Improving Text Classification Resilience and Efficiency with RETVec

Systems such as Gmail, YouTube and Google Play rely on text classification models to identify harmful content including phishing attacks, inappropriate comments, and scams. These types of texts are harder for machine learning models to classify because bad actors rely on adversarial text manipulations to actively attempt to evade the classifiers. For example, they will use homoglyphs, invisible characters, and keyword stuffing to bypass defenses. 

To help make text classifiers more robust and efficient, we’ve developed a novel, multilingual text vectorizer called RETVec (Resilient & Efficient Text Vectorizer) that helps models achieve state-of-the-art classification performance and drastically reduces computational cost. Today, we’re sharing how RETVec has been used to help protect Gmail inboxes.

Strengthening the Gmail Spam Classifier with RETVec

Figure 1. RETVec-based Gmail Spam filter improvements.

Over the past year, we battle-tested RETVec extensively inside Google to evaluate its usefulness and found it to be highly effective for security and anti-abuse applications. In particular, replacing the Gmail spam classifier’s previous text vectorizer with RETVec allowed us to improve the spam detection rate over the baseline by 38% and reduce the false positive rate by 19.4%. Additionally, using RETVec reduced the TPU usage of the model by 83%, making the RETVec deployment one of the largest defense upgrades in recent years. RETVec achieves these improvements by sporting a very lightweight word embedding model (~200k parameters), allowing us to reduce the Transformer model’s size at equal or better performance, and having the ability to split the computation between the host and TPU in a network and memory efficient manner.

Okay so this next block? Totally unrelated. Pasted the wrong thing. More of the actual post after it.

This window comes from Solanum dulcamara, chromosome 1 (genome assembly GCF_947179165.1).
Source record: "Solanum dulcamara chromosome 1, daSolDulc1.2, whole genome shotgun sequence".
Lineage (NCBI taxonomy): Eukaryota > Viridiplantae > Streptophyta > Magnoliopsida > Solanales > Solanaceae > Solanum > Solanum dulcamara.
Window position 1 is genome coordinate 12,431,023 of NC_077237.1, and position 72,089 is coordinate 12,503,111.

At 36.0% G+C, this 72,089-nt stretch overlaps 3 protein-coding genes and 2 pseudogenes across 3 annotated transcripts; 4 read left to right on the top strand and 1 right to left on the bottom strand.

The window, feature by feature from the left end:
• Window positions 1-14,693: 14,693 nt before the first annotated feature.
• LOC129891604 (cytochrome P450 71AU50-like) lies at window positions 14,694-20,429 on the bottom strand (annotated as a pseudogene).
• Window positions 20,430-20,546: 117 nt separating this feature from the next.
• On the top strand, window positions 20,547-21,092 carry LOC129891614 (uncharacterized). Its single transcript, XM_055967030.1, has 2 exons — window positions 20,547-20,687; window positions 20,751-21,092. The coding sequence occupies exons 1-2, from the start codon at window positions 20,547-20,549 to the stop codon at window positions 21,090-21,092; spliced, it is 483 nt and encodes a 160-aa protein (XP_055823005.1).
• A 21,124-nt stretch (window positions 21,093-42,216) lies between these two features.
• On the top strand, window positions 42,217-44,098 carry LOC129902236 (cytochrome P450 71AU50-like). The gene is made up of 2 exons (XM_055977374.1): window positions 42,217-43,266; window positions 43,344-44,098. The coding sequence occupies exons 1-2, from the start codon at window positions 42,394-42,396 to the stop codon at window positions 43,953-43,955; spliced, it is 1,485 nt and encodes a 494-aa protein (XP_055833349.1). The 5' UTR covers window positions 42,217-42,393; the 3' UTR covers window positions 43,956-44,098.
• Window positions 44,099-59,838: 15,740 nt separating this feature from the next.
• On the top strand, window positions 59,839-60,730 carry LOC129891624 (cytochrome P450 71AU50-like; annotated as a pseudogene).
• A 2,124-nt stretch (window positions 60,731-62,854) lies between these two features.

RETVec Benefits

RETVec achieves these improvements by combining a novel, highly-compact character encoder, an augmentation-driven training regime, and the use of metric learning. The architecture details and benchmark evaluations are available in our NeurIPS 2023 paper and we open-source RETVec on Github.

Due to its novel architecture, RETVec works out-of-the-box on every language and all UTF-8 characters without the need for text preprocessing, making it the ideal candidate for on-device, web, and large-scale text classification deployments. Models trained with RETVec exhibit faster inference speed due to its compact representation. Having smaller models reduces computational costs and decreases latency, which is critical for large-scale applications and on-device models.

Figure 1. RETVec architecture diagram.

Models trained with RETVec can be seamlessly converted to TFLite for mobile and edge devices, as a result of a native implementation in TensorFlow Text. For web application model deployment, we provide a TensorflowJS layer implementation that is available on Github and you can check out a demo web page running a RETVec-based model.

Figure 2.  Typo resilience of text classification models trained from scratch using different vectorizers.

RETVec is a novel open-source text vectorizer that allows you to build more resilient and efficient server-side and on-device text classifiers. The Gmail spam filter uses it to help protect Gmail inboxes against malicious emails.

If you would like to use RETVec for your own use cases or research, we created a tutorial to help you get started.

This research was conducted by Elie Bursztein, Marina Zhang, Owen Vallis, Xinyu Jia, and Alexey Kurakin. We would like to thank Gengxin Miao, Brunno Attorre, Venkat Sreepati, Lidor Avigad, Dan Givol, Rishabh Seth and Melvin Montenegro and all the Googlers who contributed to the project.